Running a Shop

It’s All About the Process

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SHOP STATS: Addison Collision Repair   Location: Twins Falls, Idaho  Operators: Justin Simmons and Jared Povey Average Monthly Car Count: 125  Staff Size: 19  Shop Size: 10,000 sq ft; Annual Revenue; $4.4 million 

Joe Nalder was asked to accept a position of project manager at Addison Collision Repair after he finished a complete remodel on their office. It was around late 2008 and the housing market had just dropped off, which put a dent in the business his woodworking company brought in.

Nalder was shocked, but owners Justin Simmons and Jared Povey—Nalder’s college friends—knew there was something special about Nalder. He knew how to manage projects and people.

It was super intimidating,” Nalder says. “I had never worked in the industry and when they asked me to be the direct manager for this group of people, they assured me that I’d pick up on it.”

He agreed to start the new role, leaving behind a career in woodworking, and became the business’ project manager in 2009. Since his arrival, his roles have morphed greatly; in the beginning, Nalder helped technicians with supplements and had limited access to the full business.

“Now, on the average day, I run, at this point, all operations,” Nalder says.

Today, Nalder operates as the shop’s general manager, and has found that the key to finding success in the shop is by shining a light on all of the talent. In order for employees to grow, they need to be encouraged and educated, much like he was during the beginning of his role at the shop.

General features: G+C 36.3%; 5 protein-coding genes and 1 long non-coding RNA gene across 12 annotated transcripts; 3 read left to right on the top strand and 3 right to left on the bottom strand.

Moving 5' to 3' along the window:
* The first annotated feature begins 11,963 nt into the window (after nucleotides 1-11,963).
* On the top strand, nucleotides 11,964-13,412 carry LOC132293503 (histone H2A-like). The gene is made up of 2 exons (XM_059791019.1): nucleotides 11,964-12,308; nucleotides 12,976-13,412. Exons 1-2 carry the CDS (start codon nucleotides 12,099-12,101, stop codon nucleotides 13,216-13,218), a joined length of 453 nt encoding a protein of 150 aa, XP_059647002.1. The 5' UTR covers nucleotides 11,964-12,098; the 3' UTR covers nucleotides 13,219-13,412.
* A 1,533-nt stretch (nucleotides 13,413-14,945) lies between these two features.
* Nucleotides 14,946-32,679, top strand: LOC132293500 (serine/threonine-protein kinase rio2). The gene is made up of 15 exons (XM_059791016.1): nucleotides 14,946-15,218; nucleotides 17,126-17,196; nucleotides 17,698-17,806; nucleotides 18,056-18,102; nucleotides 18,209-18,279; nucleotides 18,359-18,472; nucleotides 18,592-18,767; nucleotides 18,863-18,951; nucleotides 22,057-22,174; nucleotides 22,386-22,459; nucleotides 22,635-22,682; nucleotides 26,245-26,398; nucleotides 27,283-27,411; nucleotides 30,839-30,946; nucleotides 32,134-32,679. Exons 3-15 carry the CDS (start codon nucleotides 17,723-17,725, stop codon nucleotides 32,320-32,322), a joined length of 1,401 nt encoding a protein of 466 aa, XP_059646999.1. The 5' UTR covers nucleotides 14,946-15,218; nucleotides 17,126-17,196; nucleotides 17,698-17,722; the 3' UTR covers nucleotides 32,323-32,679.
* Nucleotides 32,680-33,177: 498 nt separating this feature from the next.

I think one of the biggest lessons that I’ve learned is that this industry does not have a lot of confidence in themselves,” Nalder says. “What I focus on and what I specialize in is finding what people’s  strengths are and teaching them efficiency.”


The first thing I do in the morning is say “hi” to everyone. I’ll take a stroll through the office to make sure everyone is here and I’ll say “hi” to the staff up front, and, eventually, walk through each department. I think it’s important to have a presence in the office because I believe it’s important to show you care about your employees.

              Usually, in the morning, the guys are unmasking the vehicles and looking at what was painted the night before. We start painting vehicles early in the morning, so I’ll stop by the paint department and see if anyone needs my assistance. Afterward, I’ll walk through every department to make sure they know I’m available if anyone needs any hands-on assistance.

              The last department I usually check out is the DFR department; the team works on disassembling and reassembling vehicles, so there’s several people and lots of vehicles in the room. I’ll go through and visit with each one of them in the morning to touch base.


Every morning at 8:30, we have a staff meeting. Essentially, this means that our key people from the shop—our parts manager, repair planner, DFR, and some body technicians—will meet together. We meet and discuss what vehicles are coming in for the day and how the day before went. My CSR has everything ready for us during the meeting: the shop’s schedule, customer names, the hours, insurance companies, and just an overall track of who is coming in for the day.

During the meeting, we talk about any decisions that need to be made for the day. It’s nice to get everything out there in the beginning. Afterward, I let our front desk staff know what we went over for the day. We go over what cars need to be updated or if we’ve encountered a problem on the shop floor, and they start making phone calls to the vehicle owners.